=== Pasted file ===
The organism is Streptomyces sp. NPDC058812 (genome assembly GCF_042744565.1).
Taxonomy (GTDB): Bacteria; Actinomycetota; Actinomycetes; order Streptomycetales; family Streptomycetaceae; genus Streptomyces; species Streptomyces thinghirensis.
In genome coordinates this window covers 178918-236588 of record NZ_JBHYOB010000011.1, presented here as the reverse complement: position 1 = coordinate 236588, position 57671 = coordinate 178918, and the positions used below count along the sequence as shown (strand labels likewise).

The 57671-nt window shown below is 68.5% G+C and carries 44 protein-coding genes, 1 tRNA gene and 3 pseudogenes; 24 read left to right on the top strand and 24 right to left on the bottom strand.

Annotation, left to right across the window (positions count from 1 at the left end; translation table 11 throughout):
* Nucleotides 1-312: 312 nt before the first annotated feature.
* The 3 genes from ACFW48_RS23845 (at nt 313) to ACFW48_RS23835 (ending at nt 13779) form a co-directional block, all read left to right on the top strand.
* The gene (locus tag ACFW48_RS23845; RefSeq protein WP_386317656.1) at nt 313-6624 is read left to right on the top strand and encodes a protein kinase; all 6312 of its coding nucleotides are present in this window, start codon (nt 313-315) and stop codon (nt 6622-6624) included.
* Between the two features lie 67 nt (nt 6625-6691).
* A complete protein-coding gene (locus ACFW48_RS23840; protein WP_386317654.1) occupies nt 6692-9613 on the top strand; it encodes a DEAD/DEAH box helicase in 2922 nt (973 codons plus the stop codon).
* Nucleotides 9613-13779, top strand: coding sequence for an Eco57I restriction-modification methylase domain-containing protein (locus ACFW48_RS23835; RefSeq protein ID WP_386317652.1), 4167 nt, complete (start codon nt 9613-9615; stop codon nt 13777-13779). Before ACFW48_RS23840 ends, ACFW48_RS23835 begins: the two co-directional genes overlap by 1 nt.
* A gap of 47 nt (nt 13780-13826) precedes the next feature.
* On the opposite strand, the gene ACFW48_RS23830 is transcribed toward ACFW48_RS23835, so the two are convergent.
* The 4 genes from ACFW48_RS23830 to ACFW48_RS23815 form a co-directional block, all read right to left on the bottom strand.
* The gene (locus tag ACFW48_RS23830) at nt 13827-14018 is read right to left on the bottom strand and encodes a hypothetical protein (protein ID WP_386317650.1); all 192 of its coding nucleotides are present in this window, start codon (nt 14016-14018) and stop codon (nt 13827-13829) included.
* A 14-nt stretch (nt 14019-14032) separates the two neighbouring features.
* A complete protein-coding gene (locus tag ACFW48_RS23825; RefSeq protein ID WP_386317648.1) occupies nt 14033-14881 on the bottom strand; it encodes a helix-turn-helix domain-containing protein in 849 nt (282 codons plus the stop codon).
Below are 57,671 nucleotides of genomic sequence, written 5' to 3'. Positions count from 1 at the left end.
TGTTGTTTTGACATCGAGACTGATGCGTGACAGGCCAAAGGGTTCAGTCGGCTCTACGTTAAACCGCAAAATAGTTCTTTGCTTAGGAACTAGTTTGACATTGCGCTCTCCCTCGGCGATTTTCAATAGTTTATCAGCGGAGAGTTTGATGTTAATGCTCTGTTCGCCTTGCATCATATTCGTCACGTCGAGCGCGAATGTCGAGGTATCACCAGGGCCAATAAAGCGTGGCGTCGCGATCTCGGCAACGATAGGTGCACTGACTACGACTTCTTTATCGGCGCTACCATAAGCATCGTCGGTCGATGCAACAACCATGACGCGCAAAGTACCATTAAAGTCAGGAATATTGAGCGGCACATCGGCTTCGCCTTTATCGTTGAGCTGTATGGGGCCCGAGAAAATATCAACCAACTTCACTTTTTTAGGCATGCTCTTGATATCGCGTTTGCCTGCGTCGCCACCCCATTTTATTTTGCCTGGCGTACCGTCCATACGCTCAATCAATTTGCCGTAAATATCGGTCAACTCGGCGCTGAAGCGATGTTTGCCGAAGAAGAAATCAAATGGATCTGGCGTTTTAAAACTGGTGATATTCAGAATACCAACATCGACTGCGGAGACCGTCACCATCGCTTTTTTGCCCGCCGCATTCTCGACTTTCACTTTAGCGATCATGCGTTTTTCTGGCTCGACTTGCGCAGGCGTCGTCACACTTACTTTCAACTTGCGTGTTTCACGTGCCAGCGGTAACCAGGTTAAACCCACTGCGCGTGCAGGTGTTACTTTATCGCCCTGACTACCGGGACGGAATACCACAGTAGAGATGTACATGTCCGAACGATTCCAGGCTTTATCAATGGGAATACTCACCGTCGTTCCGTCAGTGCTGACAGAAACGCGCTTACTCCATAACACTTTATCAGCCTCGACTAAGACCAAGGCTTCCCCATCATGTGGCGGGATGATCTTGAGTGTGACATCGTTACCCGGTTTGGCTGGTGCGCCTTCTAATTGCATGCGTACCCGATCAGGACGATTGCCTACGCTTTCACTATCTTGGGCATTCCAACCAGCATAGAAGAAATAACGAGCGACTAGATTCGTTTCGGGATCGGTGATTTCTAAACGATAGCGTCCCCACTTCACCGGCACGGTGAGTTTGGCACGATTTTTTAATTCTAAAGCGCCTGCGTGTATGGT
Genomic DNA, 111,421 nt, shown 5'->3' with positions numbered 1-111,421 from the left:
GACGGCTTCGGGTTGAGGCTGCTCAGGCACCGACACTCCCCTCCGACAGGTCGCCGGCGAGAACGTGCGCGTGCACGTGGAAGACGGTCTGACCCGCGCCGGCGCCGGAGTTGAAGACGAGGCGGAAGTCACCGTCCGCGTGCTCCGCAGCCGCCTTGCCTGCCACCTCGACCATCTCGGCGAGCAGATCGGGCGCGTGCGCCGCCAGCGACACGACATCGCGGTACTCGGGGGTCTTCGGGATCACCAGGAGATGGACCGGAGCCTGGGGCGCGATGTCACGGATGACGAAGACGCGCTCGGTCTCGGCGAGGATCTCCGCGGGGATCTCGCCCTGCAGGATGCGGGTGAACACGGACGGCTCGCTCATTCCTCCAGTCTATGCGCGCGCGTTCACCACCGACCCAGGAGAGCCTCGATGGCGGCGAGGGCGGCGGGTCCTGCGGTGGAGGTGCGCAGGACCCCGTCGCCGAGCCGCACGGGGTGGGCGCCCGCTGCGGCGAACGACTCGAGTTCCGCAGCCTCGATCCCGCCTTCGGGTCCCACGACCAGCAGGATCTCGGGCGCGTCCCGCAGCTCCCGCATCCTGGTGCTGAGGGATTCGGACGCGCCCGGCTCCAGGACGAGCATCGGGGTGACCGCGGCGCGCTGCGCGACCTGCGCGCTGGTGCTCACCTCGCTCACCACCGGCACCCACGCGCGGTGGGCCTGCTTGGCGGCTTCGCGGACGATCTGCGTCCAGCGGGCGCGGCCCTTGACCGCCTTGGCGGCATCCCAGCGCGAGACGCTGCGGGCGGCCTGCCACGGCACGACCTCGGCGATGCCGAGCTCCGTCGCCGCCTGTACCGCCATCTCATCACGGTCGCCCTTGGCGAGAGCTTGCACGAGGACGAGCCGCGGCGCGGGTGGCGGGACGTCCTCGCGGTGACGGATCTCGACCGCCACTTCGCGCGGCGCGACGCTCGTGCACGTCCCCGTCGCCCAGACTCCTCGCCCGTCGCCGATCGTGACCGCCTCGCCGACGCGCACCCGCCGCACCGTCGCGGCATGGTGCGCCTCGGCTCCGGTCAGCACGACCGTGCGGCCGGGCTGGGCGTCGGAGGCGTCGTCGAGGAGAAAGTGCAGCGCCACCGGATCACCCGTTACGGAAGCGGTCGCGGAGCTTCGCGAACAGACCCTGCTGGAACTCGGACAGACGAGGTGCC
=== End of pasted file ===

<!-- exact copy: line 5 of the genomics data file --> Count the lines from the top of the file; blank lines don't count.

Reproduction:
Annotation, left to right across the window (positions count from 1 at the left end; translation table 11 throughout):